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Damage Control: Twitter Says Overzealous Shadowbanning Was a Mistake, 3 Days Before Congress Grills CEO Jack Dorsey

Jack Dorsey
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Twitter has said that its overzealous downranking of accounts was the result of errors in their system, just three days before CEO Jack Dorsey is set to testify before the House Energy and Commerce Committee on the subject of social media censorship.

The company said that in its previous system, accounts determined to have a “higher likelihood of being viewed as abusive” were downranked in public conversations — up until now.

Notably, the platform’s previous system didn’t merely seek to downrank accounts that were actually abusive, but accounts that could be viewed as abusive. And not even that — accounts that were likely to be viewed as abusive.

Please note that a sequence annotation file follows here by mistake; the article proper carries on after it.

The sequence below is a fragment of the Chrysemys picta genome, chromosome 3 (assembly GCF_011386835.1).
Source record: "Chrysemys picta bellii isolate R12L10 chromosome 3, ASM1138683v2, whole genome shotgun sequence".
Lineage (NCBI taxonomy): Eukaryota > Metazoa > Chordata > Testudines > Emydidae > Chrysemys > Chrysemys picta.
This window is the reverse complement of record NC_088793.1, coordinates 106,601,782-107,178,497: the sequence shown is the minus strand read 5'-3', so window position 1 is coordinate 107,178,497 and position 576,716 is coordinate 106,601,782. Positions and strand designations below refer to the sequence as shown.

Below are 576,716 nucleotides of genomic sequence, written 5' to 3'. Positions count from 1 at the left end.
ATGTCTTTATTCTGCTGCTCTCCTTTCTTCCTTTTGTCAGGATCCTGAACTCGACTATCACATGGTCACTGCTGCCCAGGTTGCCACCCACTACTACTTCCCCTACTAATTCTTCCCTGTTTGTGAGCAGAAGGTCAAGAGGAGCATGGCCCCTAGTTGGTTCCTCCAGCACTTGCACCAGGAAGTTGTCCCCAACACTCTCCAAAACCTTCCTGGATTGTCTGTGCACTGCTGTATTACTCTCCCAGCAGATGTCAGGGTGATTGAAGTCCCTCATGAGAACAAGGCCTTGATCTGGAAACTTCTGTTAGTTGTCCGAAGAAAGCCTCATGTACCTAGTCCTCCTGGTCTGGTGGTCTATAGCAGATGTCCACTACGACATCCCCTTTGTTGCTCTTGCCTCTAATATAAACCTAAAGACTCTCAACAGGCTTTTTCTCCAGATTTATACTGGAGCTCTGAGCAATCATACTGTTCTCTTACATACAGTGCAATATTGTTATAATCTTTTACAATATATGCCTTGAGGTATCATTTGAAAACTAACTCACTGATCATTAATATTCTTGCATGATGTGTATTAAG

Twitter did not explain whose determinations of “abusiveness” were being treated as authoritative.

Twitter said that they turned off the feature, explaining that a “higher level of precision” is needed. The acknowledgment that its system of downranking was flawed comes just a few days before Jack Dorsey is set to answer lawmakers’ questions on the subject of social media censorship. The evidence session is the result of recent controversy over Twitter’s blocking and “shadowbanning” practices, which has affected top Republican politicians but not Democrats.

The company said that it would continue to factor “behavioral signals” into how the platform ranks tweets, in order to serve “conversational health.” What these signals include remains a mystery.

Twitter has thus far refused to acknowledge that its downranking algorithms implicitly favor the left. Because Twitter factors in the number of times an account has been blocked or muted when deciding whether to downrank its content, it has set up a system that favors the easily-offended: people who like to shut themselves off from contrary opinions. It isn’t merely a stereotype that these people tend to be found more frequently on the left — research has found that Democrats are three times more likely than Republicans block or unfriend people over their political opinions on social media.

 

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